Life got significantly better when my brother called me and told me to come home. He told me calmly to just fly home as soon as I could. Having an operation in a public hospital in a country you do not speak the language of was for him completely out the question. That calmed me down. As elitist as it was I felt safe by the fact he also though it was legitimate to want to be somewhere you actually can read the consent for you are signing. Still took several hours till I was now driven around in a bed seeing the different colours of the ceiling. Seeing the families of patients camping under mosquitoes nets around corridors. Still took a while till I could understand from the doctor that I should operate, and that I would be in a cast for the following months and any plans to go to India and Burma should be canceled.
I asked him whether I should operate that night. He said it would be better but he would understand if I wanted to do somewhere else. They were not specialists and being home would be easier for me. I tried to gently say to Ians girlfriend and the doctor that it was not that I was not trusting of the Thai hospital. I was actually incredibly impressed by the conditions of a public hospital in Thailand. It was simply that I was terrified I needed to talk to my parents first. They understood. It took several other hours. I fell asleep while Ian, his girlfriend and Buck my friend stayed around. Mark had to go away he had a flight to catch. I was taken home put in bed given numbers.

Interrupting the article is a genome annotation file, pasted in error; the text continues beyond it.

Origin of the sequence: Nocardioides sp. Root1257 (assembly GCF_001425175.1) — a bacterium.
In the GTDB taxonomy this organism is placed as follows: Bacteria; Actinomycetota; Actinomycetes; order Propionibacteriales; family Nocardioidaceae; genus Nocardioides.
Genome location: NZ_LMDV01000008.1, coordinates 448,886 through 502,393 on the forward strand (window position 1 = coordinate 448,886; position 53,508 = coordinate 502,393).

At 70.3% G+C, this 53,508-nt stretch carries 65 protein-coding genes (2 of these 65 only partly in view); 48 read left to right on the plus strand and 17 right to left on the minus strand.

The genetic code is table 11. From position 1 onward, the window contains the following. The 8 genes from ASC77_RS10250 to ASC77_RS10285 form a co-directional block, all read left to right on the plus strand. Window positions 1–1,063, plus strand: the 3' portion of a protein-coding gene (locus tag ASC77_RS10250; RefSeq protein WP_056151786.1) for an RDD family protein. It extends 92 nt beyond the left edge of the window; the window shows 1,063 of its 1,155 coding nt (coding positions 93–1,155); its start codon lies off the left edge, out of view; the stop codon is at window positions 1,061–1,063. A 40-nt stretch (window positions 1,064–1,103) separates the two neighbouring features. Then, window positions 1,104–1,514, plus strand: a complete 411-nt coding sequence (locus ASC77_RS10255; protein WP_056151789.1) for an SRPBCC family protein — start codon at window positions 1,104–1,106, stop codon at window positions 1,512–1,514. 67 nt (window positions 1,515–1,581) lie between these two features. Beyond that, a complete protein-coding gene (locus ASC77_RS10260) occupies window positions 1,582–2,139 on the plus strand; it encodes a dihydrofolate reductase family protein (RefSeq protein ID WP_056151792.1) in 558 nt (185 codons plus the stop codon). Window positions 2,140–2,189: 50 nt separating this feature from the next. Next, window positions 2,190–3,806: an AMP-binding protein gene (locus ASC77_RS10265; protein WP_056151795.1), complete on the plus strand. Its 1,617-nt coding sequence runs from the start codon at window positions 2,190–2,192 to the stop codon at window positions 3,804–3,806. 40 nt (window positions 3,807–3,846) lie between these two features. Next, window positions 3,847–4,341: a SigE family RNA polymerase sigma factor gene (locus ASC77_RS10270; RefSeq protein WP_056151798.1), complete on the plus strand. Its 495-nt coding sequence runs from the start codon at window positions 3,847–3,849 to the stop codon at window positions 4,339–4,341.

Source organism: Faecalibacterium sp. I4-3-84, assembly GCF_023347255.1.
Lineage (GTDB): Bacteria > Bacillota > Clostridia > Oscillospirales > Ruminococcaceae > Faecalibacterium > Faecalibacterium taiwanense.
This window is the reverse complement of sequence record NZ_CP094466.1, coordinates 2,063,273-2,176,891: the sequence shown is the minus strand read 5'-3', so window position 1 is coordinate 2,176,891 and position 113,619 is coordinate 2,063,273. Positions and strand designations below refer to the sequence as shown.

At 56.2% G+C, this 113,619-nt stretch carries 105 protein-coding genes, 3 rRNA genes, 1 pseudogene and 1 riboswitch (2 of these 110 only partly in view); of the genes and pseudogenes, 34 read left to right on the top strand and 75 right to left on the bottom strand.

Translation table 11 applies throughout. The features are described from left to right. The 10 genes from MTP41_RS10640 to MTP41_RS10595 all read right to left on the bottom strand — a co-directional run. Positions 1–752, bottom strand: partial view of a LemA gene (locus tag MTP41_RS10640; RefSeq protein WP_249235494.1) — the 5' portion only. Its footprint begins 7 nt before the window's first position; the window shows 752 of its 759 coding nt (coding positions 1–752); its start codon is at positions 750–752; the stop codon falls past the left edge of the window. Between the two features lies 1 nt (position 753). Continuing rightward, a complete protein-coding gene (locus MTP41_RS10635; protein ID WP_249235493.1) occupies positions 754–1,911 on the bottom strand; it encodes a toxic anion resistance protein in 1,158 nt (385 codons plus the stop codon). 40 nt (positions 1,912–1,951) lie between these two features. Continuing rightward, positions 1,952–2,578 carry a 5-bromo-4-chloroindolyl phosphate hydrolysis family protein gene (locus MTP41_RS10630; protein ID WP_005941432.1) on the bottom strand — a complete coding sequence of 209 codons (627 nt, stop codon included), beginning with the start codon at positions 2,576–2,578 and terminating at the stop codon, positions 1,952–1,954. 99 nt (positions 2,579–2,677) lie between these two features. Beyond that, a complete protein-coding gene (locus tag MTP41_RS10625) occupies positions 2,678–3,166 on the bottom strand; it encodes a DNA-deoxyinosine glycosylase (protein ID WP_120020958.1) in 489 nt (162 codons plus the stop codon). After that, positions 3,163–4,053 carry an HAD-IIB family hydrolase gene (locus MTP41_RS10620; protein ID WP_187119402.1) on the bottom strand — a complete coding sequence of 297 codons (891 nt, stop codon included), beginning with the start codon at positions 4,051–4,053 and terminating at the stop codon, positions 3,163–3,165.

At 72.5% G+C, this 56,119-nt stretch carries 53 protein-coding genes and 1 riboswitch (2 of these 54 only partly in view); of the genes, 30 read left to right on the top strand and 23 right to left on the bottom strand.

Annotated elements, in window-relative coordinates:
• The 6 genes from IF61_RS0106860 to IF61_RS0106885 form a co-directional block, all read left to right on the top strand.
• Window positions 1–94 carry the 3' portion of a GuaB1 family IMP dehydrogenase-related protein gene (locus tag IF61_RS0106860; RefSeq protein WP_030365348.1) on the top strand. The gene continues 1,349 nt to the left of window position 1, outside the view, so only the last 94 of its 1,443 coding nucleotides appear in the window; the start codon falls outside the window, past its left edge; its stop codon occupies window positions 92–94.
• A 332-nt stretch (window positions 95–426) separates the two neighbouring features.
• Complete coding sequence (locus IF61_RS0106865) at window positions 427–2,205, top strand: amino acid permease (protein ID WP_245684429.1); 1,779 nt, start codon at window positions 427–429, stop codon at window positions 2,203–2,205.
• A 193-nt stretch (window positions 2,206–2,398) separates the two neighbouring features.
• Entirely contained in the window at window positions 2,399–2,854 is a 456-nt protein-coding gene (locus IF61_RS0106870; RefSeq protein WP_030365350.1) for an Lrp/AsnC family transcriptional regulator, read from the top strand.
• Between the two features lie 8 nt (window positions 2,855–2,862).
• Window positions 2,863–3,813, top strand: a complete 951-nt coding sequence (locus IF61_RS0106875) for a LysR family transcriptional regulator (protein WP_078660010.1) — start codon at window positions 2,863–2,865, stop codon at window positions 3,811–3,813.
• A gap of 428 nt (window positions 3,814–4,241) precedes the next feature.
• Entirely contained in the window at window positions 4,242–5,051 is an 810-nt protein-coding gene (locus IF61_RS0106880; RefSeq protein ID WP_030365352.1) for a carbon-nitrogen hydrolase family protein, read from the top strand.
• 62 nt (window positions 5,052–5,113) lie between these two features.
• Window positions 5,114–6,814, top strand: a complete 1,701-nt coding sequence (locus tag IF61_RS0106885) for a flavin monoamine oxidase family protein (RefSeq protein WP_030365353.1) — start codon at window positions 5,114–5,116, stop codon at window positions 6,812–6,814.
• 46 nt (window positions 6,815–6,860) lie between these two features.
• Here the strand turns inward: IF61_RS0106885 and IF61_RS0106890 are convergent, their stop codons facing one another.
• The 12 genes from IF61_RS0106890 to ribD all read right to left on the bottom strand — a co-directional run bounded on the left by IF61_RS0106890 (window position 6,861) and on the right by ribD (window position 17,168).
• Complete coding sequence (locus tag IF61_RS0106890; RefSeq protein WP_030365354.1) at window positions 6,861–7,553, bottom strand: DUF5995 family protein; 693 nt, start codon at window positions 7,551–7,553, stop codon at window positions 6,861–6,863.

I was and still am being helped by every single person here. As I sat to write this earlier on, Tia, the head chef, hugged me. She is usually very reserved. She just said “ I am really sorry Julieta. I like you very much. You go home and get better then come back to Mut Mee.” My eyes fill with tears. Tears that do not stop. Joy comes to hug me too. Then Wii blows magic spell. So does Yong. Then Kung and Pook. “Keep your window open and shout we do everything for you.” I cry some more. Then Om says she will pack all my things for me and take to the post office since I cannot carry anything in this flight. Then Nick offers to come with me to Bangkok to put me on the plane with my luggage. “It is too much Nick” “I would not offer if I did not want to do it.” So my eyes have more and more tears. Yesterday when I thought it was nothing and kept working I had already gotten help from the whole of guesthouse. Guests and staff.
So I have pain and sadness but everything might also be an opportunity to grow. When my parents finally manage to reach me my mom says “ I am sad you are hurt but I am very happy you are coming home.” Sam, my Palestinian friend has been telling me to go home for ages now. “I have a feeling you have to be home now.” He always says. Maybe he is right. Maybe it is time for me to be home. It has been almost 11 years I left. Although I am about to leave Thailand with a broken foot. Although I am sad I will have to postpone it all I feel enormous gratitude for those I encountered on the way. So many of you are on this list. I thank you all. Thanks for reading. Thanks for writing. Thanks for having made one way or another my life richer. Thanks for augmenting my eternal faith in humanity. In the kindness of strangers. In the ability we all have to change for better someone else’s day. In special today I must thank Ian for making me go to Hospital and staying more than 11 hours there cheering me up. Ohn for translating my fears and calming me down in hospital. And Mark for the silent words. Thank you